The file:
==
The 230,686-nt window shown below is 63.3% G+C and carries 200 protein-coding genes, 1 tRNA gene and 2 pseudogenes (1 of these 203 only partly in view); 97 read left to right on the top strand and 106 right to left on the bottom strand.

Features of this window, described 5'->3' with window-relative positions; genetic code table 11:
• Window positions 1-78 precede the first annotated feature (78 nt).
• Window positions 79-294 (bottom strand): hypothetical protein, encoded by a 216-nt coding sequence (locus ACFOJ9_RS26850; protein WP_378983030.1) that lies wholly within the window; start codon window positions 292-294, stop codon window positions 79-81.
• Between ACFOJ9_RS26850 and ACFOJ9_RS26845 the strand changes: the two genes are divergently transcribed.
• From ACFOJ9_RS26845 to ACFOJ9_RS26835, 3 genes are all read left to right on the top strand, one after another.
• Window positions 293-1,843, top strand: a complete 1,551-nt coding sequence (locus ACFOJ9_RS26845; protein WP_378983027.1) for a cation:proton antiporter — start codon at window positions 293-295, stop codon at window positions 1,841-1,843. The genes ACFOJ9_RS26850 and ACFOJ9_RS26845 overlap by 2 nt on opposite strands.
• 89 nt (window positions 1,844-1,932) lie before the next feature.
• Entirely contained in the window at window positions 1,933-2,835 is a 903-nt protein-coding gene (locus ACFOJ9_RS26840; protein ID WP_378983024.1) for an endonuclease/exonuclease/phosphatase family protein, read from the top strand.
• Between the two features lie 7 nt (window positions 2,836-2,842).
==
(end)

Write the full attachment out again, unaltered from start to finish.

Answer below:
The 230,686-nt window shown below is 63.3% G+C and carries 200 protein-coding genes, 1 tRNA gene and 2 pseudogenes (1 of these 203 only partly in view); 97 read left to right on the top strand and 106 right to left on the bottom strand.

Features of this window, described 5'->3' with window-relative positions; genetic code table 11:
• Window positions 1-78 precede the first annotated feature (78 nt).
• Window positions 79-294 (bottom strand): hypothetical protein, encoded by a 216-nt coding sequence (locus ACFOJ9_RS26850; protein WP_378983030.1) that lies wholly within the window; start codon window positions 292-294, stop codon window positions 79-81.
• Between ACFOJ9_RS26850 and ACFOJ9_RS26845 the strand changes: the two genes are divergently transcribed.
• From ACFOJ9_RS26845 to ACFOJ9_RS26835, 3 genes are all read left to right on the top strand, one after another.
• Window positions 293-1,843, top strand: a complete 1,551-nt coding sequence (locus ACFOJ9_RS26845; protein WP_378983027.1) for a cation:proton antiporter — start codon at window positions 293-295, stop codon at window positions 1,841-1,843. The genes ACFOJ9_RS26850 and ACFOJ9_RS26845 overlap by 2 nt on opposite strands.
• 89 nt (window positions 1,844-1,932) lie before the next feature.
• Entirely contained in the window at window positions 1,933-2,835 is a 903-nt protein-coding gene (locus ACFOJ9_RS26840; protein ID WP_378983024.1) for an endonuclease/exonuclease/phosphatase family protein, read from the top strand.
• Between the two features lie 7 nt (window positions 2,836-2,842).